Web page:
Vol 8 (2023): Continuous Publishing
Case report
Published online: 2023-03-31

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Great imitator — ocular syphilis

Seher Koksaldi1, Mustafa Kayabasi1, Ali Osman Saatci1
Ophthalmol J 2023;8:13-18.

Abstract

We examined a 44-year-old woman without any known systemic disease with a decreased vision of a month duration in her left eye. She had undergone left uneventful cataract surgery with intraocular lens implantation elsewhere 14 years ago. On examination, her Snellen visual acuity was 1.0 (with the correction of –0.50–0.25 × 120) in the right eye and 0.4 (with the correction of +0.75–2.25 × 115) in the left. There was left hypochromic heterochromia. While the right anterior segment was unremarkable, there were small to medium-sized keratic precipitates, 3+ anterior chamber cells, a posterior chamber intraocular lens with an intact posterior capsule, and a few vitreous cells in the left eye. Fundus autofluorescence imaging revealed peripapillary hyperautofluorescence in the left eye, and fluorescein angiography revealed a marked optic nerve head and perivascular leakage at the posterior pole. The findings were not compatible with Fuchs uveitis, so the full infectious panel was worked out. Serologic investigations yielded the presence of syphilis, and the patient was treated successfully with systemic antibiotics. Our case demonstrates the mimicking nature of ocular syphilis and the importance of high clinical suspicion when reaching the correct diagnosis.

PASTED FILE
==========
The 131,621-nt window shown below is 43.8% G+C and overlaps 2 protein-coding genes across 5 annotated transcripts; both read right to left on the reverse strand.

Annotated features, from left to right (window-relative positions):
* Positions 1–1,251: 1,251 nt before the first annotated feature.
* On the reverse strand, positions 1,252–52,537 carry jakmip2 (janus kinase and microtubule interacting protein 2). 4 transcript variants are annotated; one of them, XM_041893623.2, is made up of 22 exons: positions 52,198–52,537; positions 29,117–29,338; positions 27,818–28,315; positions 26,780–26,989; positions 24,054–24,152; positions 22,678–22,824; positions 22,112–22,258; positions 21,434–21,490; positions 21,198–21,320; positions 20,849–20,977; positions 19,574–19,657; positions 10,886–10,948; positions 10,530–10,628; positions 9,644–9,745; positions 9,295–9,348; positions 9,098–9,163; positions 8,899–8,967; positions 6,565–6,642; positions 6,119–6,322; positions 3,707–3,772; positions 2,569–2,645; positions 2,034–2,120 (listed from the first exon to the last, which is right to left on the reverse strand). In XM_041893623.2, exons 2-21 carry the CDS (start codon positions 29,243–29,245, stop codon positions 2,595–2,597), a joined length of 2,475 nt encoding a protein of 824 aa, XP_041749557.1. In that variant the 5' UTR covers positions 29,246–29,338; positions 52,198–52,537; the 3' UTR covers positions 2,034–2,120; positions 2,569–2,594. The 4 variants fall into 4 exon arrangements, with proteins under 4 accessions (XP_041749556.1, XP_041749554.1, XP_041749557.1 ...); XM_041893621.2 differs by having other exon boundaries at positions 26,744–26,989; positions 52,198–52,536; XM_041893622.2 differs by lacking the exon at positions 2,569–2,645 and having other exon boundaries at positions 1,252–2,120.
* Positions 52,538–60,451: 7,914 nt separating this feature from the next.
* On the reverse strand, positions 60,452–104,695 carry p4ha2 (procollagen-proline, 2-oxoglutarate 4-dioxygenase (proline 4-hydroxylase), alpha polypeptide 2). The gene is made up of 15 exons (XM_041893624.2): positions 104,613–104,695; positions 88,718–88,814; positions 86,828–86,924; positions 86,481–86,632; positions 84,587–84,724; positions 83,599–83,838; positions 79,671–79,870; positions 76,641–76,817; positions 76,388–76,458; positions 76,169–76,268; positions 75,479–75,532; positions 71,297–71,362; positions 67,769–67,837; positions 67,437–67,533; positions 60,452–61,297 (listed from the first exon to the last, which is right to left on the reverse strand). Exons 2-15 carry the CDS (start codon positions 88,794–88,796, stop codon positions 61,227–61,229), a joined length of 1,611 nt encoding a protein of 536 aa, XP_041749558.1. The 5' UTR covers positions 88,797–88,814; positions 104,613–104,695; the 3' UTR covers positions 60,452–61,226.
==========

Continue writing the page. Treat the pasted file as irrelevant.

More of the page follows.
Case report

DOI: 10.5603/OJ.2023.0004

Great imitator ocular syphilis

Seher KöksaldıMustafa KayabaşıAli Osman Saatci
Department of Ophthalmology, Dokuz Eylul University, Izmir, Türkiye

Corresponding author:

Prof. Dr. Ali Osman Saatci, Mustafa Kemal Sahil Bulvarı No: 73, A Blok, Daire 9, Narlıdere, İzmir, Türkiye; e-mail: osman.saatci@yahoo.com